New direct route boosts Sino-UK trade
Shipping service between ports of Shanghai, Liverpool helps both traders amid headwinds
A year ago, when Allseas Global Logistics started its Shanghai/Ningbo-Liverpool direct shipping route known as China Xpress, the service was a temporary move made to support supply chains that had been hampered by the COVID-19 pandemic.
The company never expected at the time it would end up operating vessels of its own on the route.
But due to growing demand driven by booming bilateral trade, the British freight company has now leased six vessels, and plans to expand even more.
The inaugural call of Allseas Pioneer, the company’s first freight ship in its fleet, carrying 1,631 containers of Chinese goods, arrived at the Port of Liverpool on Friday, marking another fruitful year of Sino-UK trade for the company.
Having set off from the Port of Ningbo, Zhejiang province, the ship, which can carry goods including furniture, construction materials, garments, and other daily necessities, will help stock stores across the United Kingdom.
China Xpress is different from many other shipping lines from China that call at southern UK ports, or those that tranship via Rotterdam, which can add an extra 10 days to the journey, said Darren Wright, founder and managing director of Allseas.
As the only shipping line that goes directly to Liverpool from China, which then feeds directly into the North of England region that accounts for 30 percent of the UK’s trade, the route saw more than 60,000 containers move in and out of Britain during the past year, and supported more than 200 local businesses, according to Wright.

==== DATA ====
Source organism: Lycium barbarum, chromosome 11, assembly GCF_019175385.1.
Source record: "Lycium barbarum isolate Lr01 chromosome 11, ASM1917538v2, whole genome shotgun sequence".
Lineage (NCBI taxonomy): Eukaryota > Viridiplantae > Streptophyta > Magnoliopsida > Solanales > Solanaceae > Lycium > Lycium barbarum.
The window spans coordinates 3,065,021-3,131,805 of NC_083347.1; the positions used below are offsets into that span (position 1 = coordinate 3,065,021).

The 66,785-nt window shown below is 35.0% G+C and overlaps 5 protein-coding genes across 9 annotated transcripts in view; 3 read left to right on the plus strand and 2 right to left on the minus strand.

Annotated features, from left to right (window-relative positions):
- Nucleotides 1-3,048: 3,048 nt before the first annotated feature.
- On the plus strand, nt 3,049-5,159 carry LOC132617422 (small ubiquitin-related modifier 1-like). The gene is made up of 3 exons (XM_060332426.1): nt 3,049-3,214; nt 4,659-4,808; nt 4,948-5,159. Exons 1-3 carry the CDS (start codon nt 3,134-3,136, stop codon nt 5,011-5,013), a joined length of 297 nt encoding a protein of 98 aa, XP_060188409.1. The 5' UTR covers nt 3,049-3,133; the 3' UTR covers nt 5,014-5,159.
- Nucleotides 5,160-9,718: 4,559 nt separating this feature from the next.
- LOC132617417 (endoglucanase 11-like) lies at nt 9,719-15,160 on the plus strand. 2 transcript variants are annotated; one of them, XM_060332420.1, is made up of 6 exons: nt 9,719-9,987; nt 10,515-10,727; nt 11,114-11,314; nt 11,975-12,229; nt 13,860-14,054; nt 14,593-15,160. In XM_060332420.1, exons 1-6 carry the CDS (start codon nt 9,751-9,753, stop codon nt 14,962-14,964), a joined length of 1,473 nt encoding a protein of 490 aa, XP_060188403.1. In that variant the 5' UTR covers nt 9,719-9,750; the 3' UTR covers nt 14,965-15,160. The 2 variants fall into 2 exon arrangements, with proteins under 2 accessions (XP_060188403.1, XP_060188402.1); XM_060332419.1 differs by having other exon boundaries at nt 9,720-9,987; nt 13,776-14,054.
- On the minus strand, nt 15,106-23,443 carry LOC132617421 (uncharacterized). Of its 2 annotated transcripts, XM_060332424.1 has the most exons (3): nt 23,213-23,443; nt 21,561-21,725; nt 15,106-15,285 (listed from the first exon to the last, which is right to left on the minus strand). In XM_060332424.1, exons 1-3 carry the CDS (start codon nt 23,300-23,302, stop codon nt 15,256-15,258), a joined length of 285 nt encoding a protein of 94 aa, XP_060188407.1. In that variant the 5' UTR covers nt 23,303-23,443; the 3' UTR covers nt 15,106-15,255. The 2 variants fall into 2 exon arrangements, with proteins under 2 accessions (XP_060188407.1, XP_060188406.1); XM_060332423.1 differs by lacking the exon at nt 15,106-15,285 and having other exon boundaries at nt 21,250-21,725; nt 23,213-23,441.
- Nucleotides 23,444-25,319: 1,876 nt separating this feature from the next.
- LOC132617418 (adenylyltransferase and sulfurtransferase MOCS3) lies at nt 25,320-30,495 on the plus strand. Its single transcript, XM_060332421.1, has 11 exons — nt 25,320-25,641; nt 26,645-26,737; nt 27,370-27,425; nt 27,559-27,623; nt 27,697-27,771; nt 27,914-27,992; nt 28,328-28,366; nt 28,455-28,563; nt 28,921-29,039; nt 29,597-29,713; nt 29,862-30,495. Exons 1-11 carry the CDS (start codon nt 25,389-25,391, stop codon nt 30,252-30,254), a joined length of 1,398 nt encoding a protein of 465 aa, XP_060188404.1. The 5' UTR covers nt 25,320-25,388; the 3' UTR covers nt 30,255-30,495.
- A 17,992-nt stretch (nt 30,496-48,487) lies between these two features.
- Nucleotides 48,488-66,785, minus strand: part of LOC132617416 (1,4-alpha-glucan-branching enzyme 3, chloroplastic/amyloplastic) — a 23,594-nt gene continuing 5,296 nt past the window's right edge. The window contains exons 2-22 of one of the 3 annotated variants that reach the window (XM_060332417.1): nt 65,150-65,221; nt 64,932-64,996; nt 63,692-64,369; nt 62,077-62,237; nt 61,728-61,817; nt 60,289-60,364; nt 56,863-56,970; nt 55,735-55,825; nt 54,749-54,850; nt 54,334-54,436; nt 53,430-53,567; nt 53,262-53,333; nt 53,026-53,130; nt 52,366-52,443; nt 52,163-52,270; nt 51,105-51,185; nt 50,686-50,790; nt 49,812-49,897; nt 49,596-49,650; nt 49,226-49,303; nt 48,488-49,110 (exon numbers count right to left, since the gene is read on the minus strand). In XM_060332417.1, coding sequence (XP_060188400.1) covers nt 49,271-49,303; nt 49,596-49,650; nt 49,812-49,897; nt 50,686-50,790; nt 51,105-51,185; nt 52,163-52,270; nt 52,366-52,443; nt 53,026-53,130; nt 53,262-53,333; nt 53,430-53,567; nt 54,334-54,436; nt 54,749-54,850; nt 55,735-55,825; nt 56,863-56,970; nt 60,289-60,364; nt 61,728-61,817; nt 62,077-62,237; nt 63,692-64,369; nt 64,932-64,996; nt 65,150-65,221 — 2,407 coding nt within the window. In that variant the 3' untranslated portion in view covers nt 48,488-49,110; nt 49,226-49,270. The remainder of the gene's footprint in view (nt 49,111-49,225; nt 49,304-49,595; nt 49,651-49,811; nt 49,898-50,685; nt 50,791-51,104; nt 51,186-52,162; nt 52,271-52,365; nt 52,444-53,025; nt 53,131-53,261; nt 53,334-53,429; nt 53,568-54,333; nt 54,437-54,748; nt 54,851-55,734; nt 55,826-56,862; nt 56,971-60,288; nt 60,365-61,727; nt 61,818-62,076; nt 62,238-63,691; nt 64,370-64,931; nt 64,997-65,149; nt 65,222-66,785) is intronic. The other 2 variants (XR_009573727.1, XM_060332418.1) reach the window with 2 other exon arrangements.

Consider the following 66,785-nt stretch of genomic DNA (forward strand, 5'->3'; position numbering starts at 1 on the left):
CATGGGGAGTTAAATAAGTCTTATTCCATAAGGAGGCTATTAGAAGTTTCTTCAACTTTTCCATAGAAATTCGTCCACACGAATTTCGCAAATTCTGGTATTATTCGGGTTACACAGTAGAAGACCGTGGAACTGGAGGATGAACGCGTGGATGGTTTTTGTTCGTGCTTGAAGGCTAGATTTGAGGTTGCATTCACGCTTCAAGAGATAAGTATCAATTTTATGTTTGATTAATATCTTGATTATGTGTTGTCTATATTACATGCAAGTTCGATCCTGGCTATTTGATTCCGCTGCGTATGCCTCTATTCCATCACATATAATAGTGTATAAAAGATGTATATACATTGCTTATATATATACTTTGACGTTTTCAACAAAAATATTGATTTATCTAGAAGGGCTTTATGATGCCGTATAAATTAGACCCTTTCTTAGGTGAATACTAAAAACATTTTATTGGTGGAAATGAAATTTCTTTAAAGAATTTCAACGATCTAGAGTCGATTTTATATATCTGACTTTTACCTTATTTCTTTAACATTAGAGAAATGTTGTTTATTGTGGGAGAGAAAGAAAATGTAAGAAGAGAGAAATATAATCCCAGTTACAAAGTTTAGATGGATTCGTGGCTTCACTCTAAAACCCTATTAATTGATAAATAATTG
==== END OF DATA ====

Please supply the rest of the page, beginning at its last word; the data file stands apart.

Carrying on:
The direct route linking China and the North of England was welcomed by anxious Chinese suppliers who had faced backlogs in their warehouses because of disruption to other routes. It was also welcomed by UK stores eager to fill their shelves during the shortages created by the pandemic.
‘Man of the moment’
During a late April event celebrating the first anniversary of China Xpress, Wright was referred to as the “man of the moment” by Zheng Zeguang, China’s ambassador to the UK, who attended the ceremony as a part of his first formal visit outside London.
While congratulating the company on the anniversary of the trade route, the ambassador described it as “icing on the cake” of China-UK trade cooperation.
Wright said: “Traditional carriers were faced with equipment being stuck in ports around the world due to the pandemic. Vessels out of schedules, port closures, congestion and reduced labor were all major influences in the supply and demand imbalance.
“Whilst at the same time in the UK and Europe, consumer demand for household goods and PPE (personal protective equipment) products was at an all-time high, with people now forced to work and shop from home, and online purchases had increased to record levels.”
The cost of shipping was also suddenly 10 times higher, he added.
Business was by no means easy for Chinese suppliers as well, according to Johnny Cheung, vice-president of Fastic Group, the local partner of Allseas Global Logistics based in Shanghai.
“The order has been placed, money has been paid, but the problem was how to get the cargo to the UK market,” Cheung said. He added that when suppliers came to him, many were seeing their cargo piled up at factories and on docksides, waiting for transport.
To ease the problem, the company chartered three vessels for the direct China-Liverpool route, and word soon spread.
“Our transit time is two weeks quicker than anyone on the market,” Wright said.
Cheung added, “Time makes everything in this industry, even one or two days can make a big difference.”
Now, the company’s signature direct shipping line provides direct service every 10 days, with vessels capable of carrying up to 1,700 containers port-to-port, from cities including Ningbo and Dongguan, Guangdong province, to Liverpool in 30 days, according to the company.
Source: China Daily